SEOUL, South Korea – Salvage workers are slowly pulling the huge, corroded South Korean ferry above the sea surface Thursday, about three years after it sank on a routine voyage to a resort island, killing more than 300 people, mostly high school students.
The sinking, the country's deadliest maritime disaster in decades, caused an outpouring of national grief and a rare bout of soul-searching on long-ignored public safety and regulatory failures.
A look at developments in the April 2014 ferry disaster and its aftermath:
April 16, 2014: The Sewol carrying 476 people, mostly students from a single high school on a field trip to a southern resort island, begins sinking off South Korea's southwestern coast.
April 18, 2014: The ferry completely sinks below the surface.
April 19, 2014: Prosecutors detain the ferry's captain and two other crew members for alleged negligence of duty, maritime law violation and other wrongdoing.
May 19, 2014: President Park Geun-hye says she will disband the coast guard for its purported botched rescue works. Critics accuse Park of making the stunning announcement to shift attention from withering criticism of her handling of the sinking.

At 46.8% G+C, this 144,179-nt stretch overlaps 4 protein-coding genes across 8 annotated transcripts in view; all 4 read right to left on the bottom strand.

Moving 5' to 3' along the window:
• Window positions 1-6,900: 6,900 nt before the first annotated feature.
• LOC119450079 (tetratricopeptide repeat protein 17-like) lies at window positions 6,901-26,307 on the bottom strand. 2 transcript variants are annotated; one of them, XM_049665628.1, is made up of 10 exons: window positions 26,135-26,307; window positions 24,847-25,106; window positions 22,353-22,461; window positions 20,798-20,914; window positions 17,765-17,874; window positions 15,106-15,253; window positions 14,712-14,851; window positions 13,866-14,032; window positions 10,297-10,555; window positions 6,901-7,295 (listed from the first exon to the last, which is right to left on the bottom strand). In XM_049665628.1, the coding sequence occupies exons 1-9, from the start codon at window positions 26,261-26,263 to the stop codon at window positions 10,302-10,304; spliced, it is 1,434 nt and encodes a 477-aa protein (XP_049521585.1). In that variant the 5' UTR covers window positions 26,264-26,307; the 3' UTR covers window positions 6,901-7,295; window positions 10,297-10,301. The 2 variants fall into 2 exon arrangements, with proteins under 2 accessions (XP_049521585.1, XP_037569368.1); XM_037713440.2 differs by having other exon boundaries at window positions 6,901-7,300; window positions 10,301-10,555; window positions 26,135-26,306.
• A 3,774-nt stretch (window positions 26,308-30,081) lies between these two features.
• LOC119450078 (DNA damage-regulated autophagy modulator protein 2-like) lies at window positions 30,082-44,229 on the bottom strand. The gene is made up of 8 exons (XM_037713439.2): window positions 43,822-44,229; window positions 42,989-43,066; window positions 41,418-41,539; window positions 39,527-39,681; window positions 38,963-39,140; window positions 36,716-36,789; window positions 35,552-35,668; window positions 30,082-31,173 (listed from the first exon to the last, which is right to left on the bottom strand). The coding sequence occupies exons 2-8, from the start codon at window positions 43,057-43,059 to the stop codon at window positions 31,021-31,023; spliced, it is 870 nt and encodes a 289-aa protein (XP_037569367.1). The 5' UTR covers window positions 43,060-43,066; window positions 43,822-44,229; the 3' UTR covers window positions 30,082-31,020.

July 22, 2014: Police say the badly decomposed body of a fugitive billionaire owner of the ferry has been found. Authorities had launched a manhunt for Yoo Byung-eun because they believe his alleged corruption contributed to the sinking.
Nov. 11, 2014: The government ends an underwater search for nine bodies still missing from the disaster.
Aug. 4, 2015: The government agrees to an 85.1 billion won ($73 million) deal with a Chinese-led consortium led by China's state-run Shanghai Salvage Co. to raise the Sewol.
Nov. 12, 2015: The Supreme Court upholds a life sentence for the captain of the ferry for charges including homicide by "''willful negligence." Fourteen other crewmembers receive prison terms of 18 months to 12 years.
March 22: Salvage workers start to lift the ship after hours of preparations and tests.
March 23: Parts of the Sewol are raised above the surface for the first time in more than 1,000 days.